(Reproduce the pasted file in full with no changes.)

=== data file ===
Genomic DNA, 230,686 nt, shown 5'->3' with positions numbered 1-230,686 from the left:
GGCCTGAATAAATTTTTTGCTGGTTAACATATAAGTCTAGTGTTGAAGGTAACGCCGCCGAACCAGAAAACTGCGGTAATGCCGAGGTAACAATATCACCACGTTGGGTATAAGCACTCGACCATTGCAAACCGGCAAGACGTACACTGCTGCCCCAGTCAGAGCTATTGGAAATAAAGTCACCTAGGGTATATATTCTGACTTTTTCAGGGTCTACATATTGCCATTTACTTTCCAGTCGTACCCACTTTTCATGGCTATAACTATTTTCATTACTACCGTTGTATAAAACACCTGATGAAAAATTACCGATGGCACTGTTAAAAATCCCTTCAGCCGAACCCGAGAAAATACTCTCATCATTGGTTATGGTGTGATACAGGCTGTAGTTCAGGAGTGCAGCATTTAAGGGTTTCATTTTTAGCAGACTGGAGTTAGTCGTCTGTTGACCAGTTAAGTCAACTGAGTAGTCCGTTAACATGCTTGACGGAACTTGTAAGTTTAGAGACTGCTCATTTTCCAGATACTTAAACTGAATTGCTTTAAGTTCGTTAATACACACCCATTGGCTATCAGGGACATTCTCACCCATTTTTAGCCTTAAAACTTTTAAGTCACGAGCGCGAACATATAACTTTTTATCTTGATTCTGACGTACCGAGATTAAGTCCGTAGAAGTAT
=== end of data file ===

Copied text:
Genomic DNA, 230,686 nt, shown 5'->3' with positions numbered 1-230,686 from the left:
GGCCTGAATAAATTTTTTGCTGGTTAACATATAAGTCTAGTGTTGAAGGTAACGCCGCCGAACCAGAAAACTGCGGTAATGCCGAGGTAACAATATCACCACGTTGGGTATAAGCACTCGACCATTGCAAACCGGCAAGACGTACACTGCTGCCCCAGTCAGAGCTATTGGAAATAAAGTCACCTAGGGTATATATTCTGACTTTTTCAGGGTCTACATATTGCCATTTACTTTCCAGTCGTACCCACTTTTCATGGCTATAACTATTTTCATTACTACCGTTGTATAAAACACCTGATGAAAAATTACCGATGGCACTGTTAAAAATCCCTTCAGCCGAACCCGAGAAAATACTCTCATCATTGGTTATGGTGTGATACAGGCTGTAGTTCAGGAGTGCAGCATTTAAGGGTTTCATTTTTAGCAGACTGGAGTTAGTCGTCTGTTGACCAGTTAAGTCAACTGAGTAGTCCGTTAACATGCTTGACGGAACTTGTAAGTTTAGAGACTGCTCATTTTCCAGATACTTAAACTGAATTGCTTTAAGTTCGTTAATACACACCCATTGGCTATCAGGGACATTCTCACCCATTTTTAGCCTTAAAACTTTTAAGTCACGAGCGCGAACATATAACTTTTTATCTTGATTCTGACGTACCGAGATTAAGTCCGTAGAAGTAT